The memory of a Henry’s Fork rainbow cartwheeling multiple times over a waking muddler in the glow of a May sunset still has me grinning years later. And I can almost feel the warmth of the June sun as I recall working a flooded willow bank. The plump brown trout that I eventually landed nearly pulled my 3-wt. trout spey out of my hand on the grab.
So simple and so effective, I cannot say how often it‘s saved my day, from my rivers at home, to along the classic rivers in England, where Frank Sawyer invented and published it in his book Nymphs and the Trout in 1958, to the wide rivers in Montana, like the Bighorn and many more.
The need to “match the hatch” was a facet of trout fishing with flies that intrigued me the most as a young angler and still abides as a source of entertaining and satisfying challenges. It’s an aspect of our game that separates steelhead and salmon fishing from trouting. Trout are actively feeding (more or less), a habit that adds quite a bit of nuance to our angle of pursuit, including presentations outside the classic step and swing salmon/steelhead approach.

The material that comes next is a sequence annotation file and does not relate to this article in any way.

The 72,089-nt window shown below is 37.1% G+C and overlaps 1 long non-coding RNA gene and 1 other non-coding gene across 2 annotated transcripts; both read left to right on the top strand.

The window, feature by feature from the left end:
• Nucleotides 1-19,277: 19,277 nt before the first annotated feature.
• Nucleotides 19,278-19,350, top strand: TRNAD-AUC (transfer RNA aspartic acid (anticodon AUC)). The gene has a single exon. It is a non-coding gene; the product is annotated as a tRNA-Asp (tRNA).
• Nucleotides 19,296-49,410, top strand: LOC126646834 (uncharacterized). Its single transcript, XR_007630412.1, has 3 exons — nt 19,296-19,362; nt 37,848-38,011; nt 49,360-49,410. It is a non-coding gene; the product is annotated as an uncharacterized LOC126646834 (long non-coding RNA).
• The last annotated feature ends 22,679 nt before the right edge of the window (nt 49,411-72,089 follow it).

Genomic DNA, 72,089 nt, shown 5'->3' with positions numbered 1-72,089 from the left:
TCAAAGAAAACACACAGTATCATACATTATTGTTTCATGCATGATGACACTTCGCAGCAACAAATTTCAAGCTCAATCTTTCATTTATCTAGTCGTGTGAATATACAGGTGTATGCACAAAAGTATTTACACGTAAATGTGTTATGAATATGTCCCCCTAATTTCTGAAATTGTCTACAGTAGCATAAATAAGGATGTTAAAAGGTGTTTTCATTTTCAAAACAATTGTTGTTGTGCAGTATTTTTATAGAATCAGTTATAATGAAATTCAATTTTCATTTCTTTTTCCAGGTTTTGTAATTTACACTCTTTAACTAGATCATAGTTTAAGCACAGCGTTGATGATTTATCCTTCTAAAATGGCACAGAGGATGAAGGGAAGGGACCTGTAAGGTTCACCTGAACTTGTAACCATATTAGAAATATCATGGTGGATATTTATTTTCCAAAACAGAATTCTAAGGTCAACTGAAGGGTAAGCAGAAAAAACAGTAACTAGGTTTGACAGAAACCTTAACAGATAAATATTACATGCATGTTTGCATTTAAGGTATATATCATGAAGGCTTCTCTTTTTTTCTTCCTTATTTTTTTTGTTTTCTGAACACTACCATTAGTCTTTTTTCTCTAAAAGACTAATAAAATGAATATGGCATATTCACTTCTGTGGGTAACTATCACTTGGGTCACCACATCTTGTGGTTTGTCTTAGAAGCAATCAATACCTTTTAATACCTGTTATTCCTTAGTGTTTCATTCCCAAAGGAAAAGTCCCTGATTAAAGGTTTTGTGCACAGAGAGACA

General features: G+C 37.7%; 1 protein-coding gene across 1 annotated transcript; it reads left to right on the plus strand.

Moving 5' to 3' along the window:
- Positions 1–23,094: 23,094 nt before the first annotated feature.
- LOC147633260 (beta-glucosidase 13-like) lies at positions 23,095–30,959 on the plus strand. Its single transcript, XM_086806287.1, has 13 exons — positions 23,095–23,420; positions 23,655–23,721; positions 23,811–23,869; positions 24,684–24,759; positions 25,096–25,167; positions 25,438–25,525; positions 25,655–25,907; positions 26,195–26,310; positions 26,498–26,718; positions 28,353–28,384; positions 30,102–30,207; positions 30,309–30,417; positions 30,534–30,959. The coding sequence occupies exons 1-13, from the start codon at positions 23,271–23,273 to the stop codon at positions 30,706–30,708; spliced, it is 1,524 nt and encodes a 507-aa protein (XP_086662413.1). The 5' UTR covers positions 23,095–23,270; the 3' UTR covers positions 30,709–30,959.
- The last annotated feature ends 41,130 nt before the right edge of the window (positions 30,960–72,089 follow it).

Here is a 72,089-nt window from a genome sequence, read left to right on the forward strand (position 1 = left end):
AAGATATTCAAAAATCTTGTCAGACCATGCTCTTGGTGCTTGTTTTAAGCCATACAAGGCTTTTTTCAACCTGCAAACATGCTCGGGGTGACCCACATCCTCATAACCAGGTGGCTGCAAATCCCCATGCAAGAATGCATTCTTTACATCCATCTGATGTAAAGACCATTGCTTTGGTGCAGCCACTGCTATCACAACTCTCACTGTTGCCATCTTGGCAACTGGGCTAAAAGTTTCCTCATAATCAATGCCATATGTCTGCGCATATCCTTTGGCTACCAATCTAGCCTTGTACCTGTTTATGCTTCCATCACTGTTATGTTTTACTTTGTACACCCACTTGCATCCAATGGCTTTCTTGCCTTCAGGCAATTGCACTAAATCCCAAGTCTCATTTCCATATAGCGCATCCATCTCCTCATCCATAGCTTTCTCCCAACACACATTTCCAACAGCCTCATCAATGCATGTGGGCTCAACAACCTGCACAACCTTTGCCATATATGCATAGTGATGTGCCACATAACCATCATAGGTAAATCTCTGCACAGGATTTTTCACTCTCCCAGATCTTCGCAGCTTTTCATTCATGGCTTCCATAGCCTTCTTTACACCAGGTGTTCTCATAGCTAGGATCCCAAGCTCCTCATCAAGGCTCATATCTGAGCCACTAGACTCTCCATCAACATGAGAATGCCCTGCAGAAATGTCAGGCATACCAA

As Trout Spey continues to grow in popularity we encounter information outlining the applications of two-handed rods designed for trouting. This info is fairly sound, except too often we are told the lighter weight Trout Spey rods are most suitable for presenting wee soft-hackle flies, while the he… Become a member of Swing the Fly […]
As two-handed Spey casting has exploded in popularity over the last 20 years so, too, has the technology available in the manufacture of two-handed (Spey) rods. This allowed for the development of lighter, more limber rods making two-hand rods no longer restricted in use to larger game fish. Today, “Trout Spey,” is all the […]